Friday, May 13, 2016

Is Poetic Justice Another Term for Irony?

You first heard the expression "Biter, bit," from a dapper-looking high school creative writing teacher who wore double-breasted suits ever since he'd manage to lose and keep off sixty pounds he had absolutely no use for. 

He said you seemed to write "biter,bit" stories one afternoon when he treated you and another wannabe writer to chocolate milks at the drugstore directly across the street from Fairfax High School.

Every now and then, when you are in Los Angeles, you mean to drive past the intersection of Fairfax and Melrose to see if the drugstore is there, perhaps even find a place to park and see if the drugstore still has a lunch counter, thereupon to complete yet another of many cycles in your life, of orbits having been completed, of what once went around coming one more time around. 

In that sense, Los Angeles is filled with such places for you to drive past, a sentimental journey, a return to a place where a memory or vision first appeared. But such is the nature of Los Angeles that it grows ruthlessly, bulldozing, rebuilding, paving, tunneling into its and, in consequence, your past. unearthing glittering heaps of irony. There is story to be had whether you return in the present moment, of driving the writer's vehicle of curious reverie.

Biter, bit, which now sounds like a novel involving mad dentists, is a concept which in your case does manufacture more thoughtfully developed incidents and events sometimes referred to as story. One of the great shortstory writers of the twentieth century, John Cheever, often used it, now that you think of it, Someone who has taken large bites out of the world about him or her is suddenly confronted with an unthinkable prize or targets or temptation.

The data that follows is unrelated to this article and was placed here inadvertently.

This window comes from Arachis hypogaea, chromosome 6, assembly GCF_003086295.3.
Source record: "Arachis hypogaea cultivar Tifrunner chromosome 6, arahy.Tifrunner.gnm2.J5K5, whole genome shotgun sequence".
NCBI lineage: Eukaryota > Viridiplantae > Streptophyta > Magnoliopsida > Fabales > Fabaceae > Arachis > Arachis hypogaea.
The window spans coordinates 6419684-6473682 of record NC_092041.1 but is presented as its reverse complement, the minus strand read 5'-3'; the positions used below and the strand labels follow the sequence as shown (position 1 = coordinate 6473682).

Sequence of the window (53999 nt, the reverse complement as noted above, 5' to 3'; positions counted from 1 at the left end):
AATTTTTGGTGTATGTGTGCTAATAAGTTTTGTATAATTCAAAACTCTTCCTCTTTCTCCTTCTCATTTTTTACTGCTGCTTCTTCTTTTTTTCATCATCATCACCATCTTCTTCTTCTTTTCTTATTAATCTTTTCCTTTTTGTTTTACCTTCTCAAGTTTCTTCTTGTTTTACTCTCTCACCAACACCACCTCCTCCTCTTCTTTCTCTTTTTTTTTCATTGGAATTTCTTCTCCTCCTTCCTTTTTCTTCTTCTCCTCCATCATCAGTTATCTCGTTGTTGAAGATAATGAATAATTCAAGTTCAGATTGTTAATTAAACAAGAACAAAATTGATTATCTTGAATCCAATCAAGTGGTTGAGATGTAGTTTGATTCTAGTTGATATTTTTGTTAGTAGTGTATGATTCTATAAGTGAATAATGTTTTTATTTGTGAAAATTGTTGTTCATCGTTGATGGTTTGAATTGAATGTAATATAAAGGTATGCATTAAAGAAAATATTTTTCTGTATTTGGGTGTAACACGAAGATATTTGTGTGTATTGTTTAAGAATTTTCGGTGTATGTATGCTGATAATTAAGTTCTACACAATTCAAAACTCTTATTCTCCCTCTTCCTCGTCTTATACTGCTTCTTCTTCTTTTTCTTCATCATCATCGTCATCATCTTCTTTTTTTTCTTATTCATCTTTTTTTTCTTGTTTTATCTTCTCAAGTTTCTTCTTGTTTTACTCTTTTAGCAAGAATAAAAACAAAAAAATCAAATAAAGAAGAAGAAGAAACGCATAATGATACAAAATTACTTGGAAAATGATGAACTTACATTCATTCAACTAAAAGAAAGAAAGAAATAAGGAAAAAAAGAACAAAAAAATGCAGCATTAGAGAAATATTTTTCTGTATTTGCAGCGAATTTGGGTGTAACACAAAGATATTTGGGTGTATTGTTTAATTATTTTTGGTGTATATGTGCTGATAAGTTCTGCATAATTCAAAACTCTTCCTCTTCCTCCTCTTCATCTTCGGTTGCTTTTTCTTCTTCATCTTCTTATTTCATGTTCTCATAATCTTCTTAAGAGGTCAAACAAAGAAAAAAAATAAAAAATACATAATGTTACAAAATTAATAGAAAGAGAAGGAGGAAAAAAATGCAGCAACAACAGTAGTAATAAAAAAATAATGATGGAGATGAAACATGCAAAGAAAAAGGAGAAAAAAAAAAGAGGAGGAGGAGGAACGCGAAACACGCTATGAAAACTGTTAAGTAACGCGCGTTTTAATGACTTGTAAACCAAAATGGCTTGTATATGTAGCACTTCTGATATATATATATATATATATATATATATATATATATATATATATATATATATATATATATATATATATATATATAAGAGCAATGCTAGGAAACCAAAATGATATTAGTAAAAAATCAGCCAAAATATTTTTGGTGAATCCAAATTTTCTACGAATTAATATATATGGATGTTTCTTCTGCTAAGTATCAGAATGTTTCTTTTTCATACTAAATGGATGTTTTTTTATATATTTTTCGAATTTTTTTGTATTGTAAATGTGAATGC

The expression biter, bit is a neat, two-word trope for karma, being hoist by one's own petard, which, until you found out what it was, you wanted to own one of, for the simple reason that you liked the sound of the word. Petard. All it means is a fucking device, a bomb. Blown up by one's own bomb.

Although you still use the expression, you've come to favor the longer, more ironic trope, "Taking great aim at his target, he shot himself in the foot," of the more reductionist "Shooting one's self in the foot," both of which pay off on the creative writing teacher's use of biter, bit, the perpetrator perpetrated upon, the shooter, shot. 

Hello and welcome to the world of PJ, which even Cliff's Notes recognizes as poetic justice, and since you are on the subject of the biter, bit, and the often ironic ways of poetic justice, there is in fact a time when you were paid by Cliff's Notes  to substantially revise and add study questions to a title of theirs delivering to the reader the substance, implications, and relevance of a novel you'd not yet read. Thinking back on the experience, you can say with some emphasis that writing the Cliff's Notes study of the novel gave you a leg up on the novel when you actually read it.

In all the ways in which biter, bit exemplifies karmic justice or poetic justice tinged with irony, you see in yourself a cadre of characters, of men and women in effect auditioning for roles in the concepts that light up the interior regions of your brain pan, urging you to go ahead, develop full stories in which these individuals may participate. 

He or she who does is done to. This is good information for a writer to have about the work he wishes to engage and, to the self or selves he cannot avoid engaging if he wishes to have any shot at succeeding.

You could ask what succeeding means, but you are fearful this will turn out to be of a piece with the revelation that petard is often an exploding device, one that blows up in close proximity of its creator.

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